I’ve been on a quest to study the ailment that has seemingly incapicated me since an early age. While on the outside a cool and conifdent do-er, productive member of society and artist, on the inside a maze of pins and needles pokes and second guesses each step I take and every move I make. Yes, I feel like a maniac sometimes. And whille that doenst intrisincally make me a crazy person it can and does make me feel like a weakling at times.
In my studies I have come across a book by from Scott Stossel called “My Age Of Anxiety”. In this book Scott, an accomplished writer and father, writes about his quest to “cure” and rid himself of the ails that have almost hospiltized him and pushed him to the edge of nervous breakdown time and time again. For a nervous suffer myself, this story both soothed me (in that there were other sufferers out there), and really made me more nervous (whats more anxiety inducing than reading about anxiety?).
Yes from an early age I had a preoccupation with death, desctruction and being abandoned. And the greatest irony is that my first childhood memory stems from a totally realistic and measurable moment of true chaos. When I was 4 an F1 tornado sweeped its way through Chestnut Hill in Philadelphia. Held in the tight-wrapped arms of my mother I gazed frozen through the window as a giant oak tree crashed down on the neighboring apartment complex. Added stimuli came in the form that my mother had just returned from the hospital the previous evening with a very serious illness. It was something out of a movie, a child born out of chaos. But maybe this cinematic tunnel vision view of a select memory adds to a flair for the dramatic I have developed in my artistic sensibilites. None-the-less, the memory seems to point to subsequent early traumas. Maybe it was my screaming during lightening storms that we were all gonna die, or my early devlopement of aero-phobia or being abandoned at the local arboretum that showed en early affinity for panic. This fact seems to lend to genetic answer and response to this ailment. Stossel explores these themes very diligently, much more so than I ever could. Yes there are many studies and reasons to assume that pre-dispotion towards fear and anxiety comes from your ancestors. And theres a lot of science to back up. Yet modern medicine has completely shifted its view towards the need for CBT (cognitive behaviroal therapy) and medication to correct these dispositions. Where as early 20th century Psychology highlighted the freudian views of early childhood family dynamics as a reason for anxiety, we have seemingly shifted the focus.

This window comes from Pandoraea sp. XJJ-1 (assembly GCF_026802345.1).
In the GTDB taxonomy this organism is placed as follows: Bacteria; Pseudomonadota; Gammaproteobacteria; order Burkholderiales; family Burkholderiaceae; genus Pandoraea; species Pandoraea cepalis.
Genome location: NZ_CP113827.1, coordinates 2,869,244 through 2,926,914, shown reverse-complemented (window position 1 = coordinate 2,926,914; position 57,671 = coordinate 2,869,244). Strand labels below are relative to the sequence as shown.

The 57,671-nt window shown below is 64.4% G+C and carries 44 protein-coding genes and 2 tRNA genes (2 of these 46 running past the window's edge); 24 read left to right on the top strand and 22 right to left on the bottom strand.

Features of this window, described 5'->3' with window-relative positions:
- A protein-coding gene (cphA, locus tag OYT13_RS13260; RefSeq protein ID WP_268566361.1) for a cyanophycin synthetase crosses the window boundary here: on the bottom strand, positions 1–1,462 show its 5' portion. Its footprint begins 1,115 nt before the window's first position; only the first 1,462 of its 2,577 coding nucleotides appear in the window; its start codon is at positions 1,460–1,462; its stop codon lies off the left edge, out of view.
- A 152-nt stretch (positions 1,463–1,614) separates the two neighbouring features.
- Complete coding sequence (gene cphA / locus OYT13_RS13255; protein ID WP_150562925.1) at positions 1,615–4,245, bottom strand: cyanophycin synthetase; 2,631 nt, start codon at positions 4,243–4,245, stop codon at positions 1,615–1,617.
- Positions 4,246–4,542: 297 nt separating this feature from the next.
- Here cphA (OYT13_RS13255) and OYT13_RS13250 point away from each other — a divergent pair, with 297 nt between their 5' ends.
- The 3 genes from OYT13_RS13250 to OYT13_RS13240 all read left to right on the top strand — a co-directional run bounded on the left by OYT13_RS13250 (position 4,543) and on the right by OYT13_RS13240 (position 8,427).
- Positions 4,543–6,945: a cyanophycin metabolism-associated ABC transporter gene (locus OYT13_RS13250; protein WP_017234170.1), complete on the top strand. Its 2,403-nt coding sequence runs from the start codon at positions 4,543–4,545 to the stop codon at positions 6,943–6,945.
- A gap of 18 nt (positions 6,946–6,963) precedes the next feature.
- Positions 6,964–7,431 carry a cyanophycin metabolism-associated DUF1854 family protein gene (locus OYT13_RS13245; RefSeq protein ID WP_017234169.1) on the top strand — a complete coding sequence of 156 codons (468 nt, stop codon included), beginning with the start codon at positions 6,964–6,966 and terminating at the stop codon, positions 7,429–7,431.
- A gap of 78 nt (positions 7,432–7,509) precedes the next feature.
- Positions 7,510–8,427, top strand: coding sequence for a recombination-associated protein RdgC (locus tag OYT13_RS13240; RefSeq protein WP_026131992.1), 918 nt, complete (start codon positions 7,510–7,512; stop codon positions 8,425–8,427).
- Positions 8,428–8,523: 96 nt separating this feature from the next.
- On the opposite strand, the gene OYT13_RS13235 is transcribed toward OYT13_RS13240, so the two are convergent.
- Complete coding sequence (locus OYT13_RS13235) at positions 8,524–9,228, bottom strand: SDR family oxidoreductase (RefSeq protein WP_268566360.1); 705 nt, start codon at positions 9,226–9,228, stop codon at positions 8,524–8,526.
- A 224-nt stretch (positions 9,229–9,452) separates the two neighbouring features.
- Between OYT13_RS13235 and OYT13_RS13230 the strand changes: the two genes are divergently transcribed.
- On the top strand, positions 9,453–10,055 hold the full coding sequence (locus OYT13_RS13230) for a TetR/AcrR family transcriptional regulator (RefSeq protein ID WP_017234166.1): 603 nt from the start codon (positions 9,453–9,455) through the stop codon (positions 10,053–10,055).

Speaking for myself, having an over-protective father always seemed like a good reason to blame my social-phobias, abandonment fears, and fears of risk on. Stossel references his own family through quotes from his therapist.
“You had problems with ‘object constancy,’ ” he continued. “You couldn’t carry an internal image of your parents. Whenever you were away from them, you were in fundamental doubt about whether you were being abandoned. Your parents could never settle down enough to give you the assurance they were on the planet.”
Long story short the book cleverly and clearly examines the two seemingly competing philsopshies in an attempt to reach a conclusion as to what causes anxiety and whether or not we are on a wild goose chase to “cure” anxiety. Which brings us to the scope and focus of this essay. Should we be CURING anixiety at all? Stossel also examines the immense benefifts of such anxiety and its applications to the productive world and society of today. I for one can look at 100’s of benefits that anxiety has brought in my life. Some of the intense obsessivness lends itself to being organized, ambitious, detail-oriented and working with a sense of urgency. Being anxious has allowed me to stay out of dangerous situations that someone with lower blood pressure might not consider. It’s allowed me to modify my behaviors in the professional world. So can anxiety really be all that bad? Yes some of it has been and can be, in a word, debilitating. It’s lended to my annoying fear of flying, withdrawaling from social situations, and the tendency to be too hard on myself.
There is no doubt anxiety can feel objectively bad. But it’s nice to look at the bright side of things we don’t like sometimes. Everyone can do with a little perspective shift now and again.